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Commentary

U.S. Can Head for the Exits in Iraq, But Shouldn’t the Flames Be Doused First?


     
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After condemning the suggestion of many Democrats that the U.S. should create a timetable for troop withdrawal from Iraq, the Bush administration’s Pentagon is tentatively constructing just that. Secretary of State Condoleezza Rice, returning from a visit to Iraq, seemed to support that plan by insisting that the training of Iraqi troops was going so swimmingly that the current level of U.S. forces in Iraq would not need to remain much longer. What gives?

The convergence of pressures—from plummeting public support for the war at home, calls for the withdrawal of U.S. occupation forces by Iraq’s political factions, and the U.S. military’s campaign for an exit strategy to save a force at the breaking point—are causing the administration’s flip-flop on the issue. An astute cynic would realize that the first factor, Bush’s plunging public support, trumps the latter two. Republicans are deathly afraid to face the public in both the 2006 congressional elections as well as the 2008 presidential elections, without the return of at least some percentage of U.S. forces from this unpopular war. The Pentagon’s plan to have fewer than 100,000 U.S. troops in Iraq by the end of 2006 (compared to almost 160,000 now) makes Republicans a little less skittish about their electoral chances.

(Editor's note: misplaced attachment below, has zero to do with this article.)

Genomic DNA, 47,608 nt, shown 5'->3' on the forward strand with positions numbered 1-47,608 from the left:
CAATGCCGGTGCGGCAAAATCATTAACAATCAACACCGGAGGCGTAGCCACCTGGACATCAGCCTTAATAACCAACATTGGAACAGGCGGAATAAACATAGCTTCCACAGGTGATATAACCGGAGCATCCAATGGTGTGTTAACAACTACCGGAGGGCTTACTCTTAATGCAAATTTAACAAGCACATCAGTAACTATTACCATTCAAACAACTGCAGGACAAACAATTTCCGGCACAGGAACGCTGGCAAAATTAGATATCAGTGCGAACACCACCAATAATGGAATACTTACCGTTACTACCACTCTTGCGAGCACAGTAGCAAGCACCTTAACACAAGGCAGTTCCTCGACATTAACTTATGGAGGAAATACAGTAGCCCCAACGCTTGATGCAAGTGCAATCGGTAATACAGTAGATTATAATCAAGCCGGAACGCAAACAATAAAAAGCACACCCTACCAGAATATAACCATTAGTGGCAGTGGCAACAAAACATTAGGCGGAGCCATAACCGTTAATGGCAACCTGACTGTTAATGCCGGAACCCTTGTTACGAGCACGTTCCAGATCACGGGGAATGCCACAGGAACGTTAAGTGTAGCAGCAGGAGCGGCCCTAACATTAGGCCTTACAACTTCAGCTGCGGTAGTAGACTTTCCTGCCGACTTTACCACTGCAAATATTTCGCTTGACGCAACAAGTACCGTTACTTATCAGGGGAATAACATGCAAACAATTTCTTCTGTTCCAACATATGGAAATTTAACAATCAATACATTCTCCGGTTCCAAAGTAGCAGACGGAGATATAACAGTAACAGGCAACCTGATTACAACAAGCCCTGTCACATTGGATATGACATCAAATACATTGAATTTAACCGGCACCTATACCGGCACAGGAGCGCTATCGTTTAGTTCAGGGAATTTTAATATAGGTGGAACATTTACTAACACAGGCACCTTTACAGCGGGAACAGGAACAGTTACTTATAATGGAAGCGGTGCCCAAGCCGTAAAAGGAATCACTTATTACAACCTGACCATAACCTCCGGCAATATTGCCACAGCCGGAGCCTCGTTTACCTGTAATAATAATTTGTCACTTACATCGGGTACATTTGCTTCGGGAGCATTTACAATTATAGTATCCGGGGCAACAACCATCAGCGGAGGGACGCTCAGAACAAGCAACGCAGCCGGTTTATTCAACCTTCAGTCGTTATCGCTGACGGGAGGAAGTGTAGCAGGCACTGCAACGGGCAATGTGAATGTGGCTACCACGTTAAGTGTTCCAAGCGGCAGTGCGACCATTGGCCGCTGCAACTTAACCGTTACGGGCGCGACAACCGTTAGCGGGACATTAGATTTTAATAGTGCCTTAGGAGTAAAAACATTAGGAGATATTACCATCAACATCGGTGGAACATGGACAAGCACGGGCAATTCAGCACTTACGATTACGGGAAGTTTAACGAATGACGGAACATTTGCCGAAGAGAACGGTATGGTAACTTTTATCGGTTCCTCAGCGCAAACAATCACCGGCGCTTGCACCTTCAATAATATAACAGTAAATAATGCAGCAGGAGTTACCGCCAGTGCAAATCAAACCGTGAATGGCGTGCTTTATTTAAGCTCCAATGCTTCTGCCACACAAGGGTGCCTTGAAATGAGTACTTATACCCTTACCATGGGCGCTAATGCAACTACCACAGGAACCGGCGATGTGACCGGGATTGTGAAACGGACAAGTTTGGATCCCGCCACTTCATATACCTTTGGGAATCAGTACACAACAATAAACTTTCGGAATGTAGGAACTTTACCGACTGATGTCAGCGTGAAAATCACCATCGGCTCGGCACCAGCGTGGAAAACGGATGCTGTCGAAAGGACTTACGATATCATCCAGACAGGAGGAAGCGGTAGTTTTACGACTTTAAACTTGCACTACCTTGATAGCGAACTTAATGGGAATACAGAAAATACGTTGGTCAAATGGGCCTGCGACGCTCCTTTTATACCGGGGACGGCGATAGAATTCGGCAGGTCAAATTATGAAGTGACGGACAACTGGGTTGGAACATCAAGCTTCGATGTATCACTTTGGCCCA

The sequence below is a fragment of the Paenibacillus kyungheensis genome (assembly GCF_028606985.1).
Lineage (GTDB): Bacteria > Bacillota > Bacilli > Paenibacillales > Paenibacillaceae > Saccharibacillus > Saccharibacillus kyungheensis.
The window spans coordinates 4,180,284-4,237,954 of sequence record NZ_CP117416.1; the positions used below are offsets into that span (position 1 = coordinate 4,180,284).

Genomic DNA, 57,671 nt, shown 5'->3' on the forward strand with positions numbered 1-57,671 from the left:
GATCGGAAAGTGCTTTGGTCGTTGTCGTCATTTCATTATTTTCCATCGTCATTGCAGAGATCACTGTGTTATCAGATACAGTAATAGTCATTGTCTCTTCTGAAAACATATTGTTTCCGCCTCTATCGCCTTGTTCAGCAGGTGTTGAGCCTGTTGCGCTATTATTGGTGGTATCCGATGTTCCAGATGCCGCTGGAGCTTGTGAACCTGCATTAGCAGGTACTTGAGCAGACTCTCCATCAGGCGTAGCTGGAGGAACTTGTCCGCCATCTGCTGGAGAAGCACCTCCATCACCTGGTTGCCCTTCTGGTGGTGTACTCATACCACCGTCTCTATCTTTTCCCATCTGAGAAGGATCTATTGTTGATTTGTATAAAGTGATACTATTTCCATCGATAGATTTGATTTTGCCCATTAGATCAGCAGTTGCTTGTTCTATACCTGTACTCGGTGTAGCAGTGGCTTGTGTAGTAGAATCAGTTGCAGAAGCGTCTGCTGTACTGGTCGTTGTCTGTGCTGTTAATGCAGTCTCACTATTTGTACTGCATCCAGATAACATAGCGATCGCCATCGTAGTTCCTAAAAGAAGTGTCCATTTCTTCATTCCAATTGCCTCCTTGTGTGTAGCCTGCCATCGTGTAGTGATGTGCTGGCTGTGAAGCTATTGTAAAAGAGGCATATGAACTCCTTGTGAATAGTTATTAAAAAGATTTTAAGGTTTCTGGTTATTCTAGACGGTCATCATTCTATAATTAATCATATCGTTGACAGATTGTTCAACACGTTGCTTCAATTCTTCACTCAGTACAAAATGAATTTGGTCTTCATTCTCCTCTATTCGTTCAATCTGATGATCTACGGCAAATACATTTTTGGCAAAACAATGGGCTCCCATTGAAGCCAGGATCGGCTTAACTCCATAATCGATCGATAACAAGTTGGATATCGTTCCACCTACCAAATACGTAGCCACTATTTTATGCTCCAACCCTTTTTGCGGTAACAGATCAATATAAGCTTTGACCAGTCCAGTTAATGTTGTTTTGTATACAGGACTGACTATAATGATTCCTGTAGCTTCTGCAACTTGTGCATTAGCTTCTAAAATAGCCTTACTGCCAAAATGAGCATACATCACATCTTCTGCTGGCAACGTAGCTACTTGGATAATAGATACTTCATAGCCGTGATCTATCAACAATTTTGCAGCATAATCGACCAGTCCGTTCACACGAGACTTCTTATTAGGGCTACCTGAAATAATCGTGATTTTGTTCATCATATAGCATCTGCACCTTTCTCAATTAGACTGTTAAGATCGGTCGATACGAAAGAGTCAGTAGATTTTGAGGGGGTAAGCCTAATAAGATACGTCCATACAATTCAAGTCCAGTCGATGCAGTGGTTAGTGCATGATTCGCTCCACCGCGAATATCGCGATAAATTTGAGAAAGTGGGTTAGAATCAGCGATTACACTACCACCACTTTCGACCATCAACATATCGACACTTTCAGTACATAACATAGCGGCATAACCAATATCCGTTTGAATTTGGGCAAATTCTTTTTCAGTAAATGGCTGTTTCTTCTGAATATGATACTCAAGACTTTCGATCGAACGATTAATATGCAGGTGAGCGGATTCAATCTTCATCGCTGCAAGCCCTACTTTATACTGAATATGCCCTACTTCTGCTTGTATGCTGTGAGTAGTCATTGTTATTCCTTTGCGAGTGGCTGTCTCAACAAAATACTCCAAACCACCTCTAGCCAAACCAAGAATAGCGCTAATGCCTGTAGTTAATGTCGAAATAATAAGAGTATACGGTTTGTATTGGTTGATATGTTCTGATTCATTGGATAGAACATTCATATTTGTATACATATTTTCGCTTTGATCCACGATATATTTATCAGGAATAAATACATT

Although a partial drawdown of U.S. forces, including moving most of those remaining to bases in the rear, may reduce U.S. casualties, help elect some Republicans, and take some of the fire out of the Sunni insurgency, it is likely to end in disaster for Iraq and the Bush administration’s legacy. The new U.S. plan is to clear Iraqi towns of insurgents with U.S. forces and then hold them using newly trained Iraqi security forces—rather than the current counterproductive U.S. strategy of destroying towns and then leaving. At the same time, the U.S. will bribe Sunni tribal leaders in an attempt to get them to forgo support for the insurgency.

But once the U.S. troop drawdown begins, pressure for further withdrawals will outpace the training of Iraqi security forces—the capabilities of which have been vastly overstated by the Bush administration and the U.S. military in their rush to show progress in getting out. With talk of withdrawal in the air, the guerillas will lose some recruits as the presence of the foreign occupier becomes less intrusive, but they will have no incentive to quit fighting. Things are going their way and they will face less capable adversaries as U.S. forces leave.

So, is the answer to keep U.S. forces at their current levels or even increase their numbers in hope of smashing the Sunni resistance once and for all? Quite the contrary, it is clear that current U.S. forces cannot subdue the insurgency. Furthermore, it is unclear that even a doubling of U.S. forces would be able to snuff out a guerrilla rebellion that enjoys much support from the Sunni population. At the same time, increasing U.S. force levels would clearly break the U.S. military and would be impossible given the American public’s souring on the war.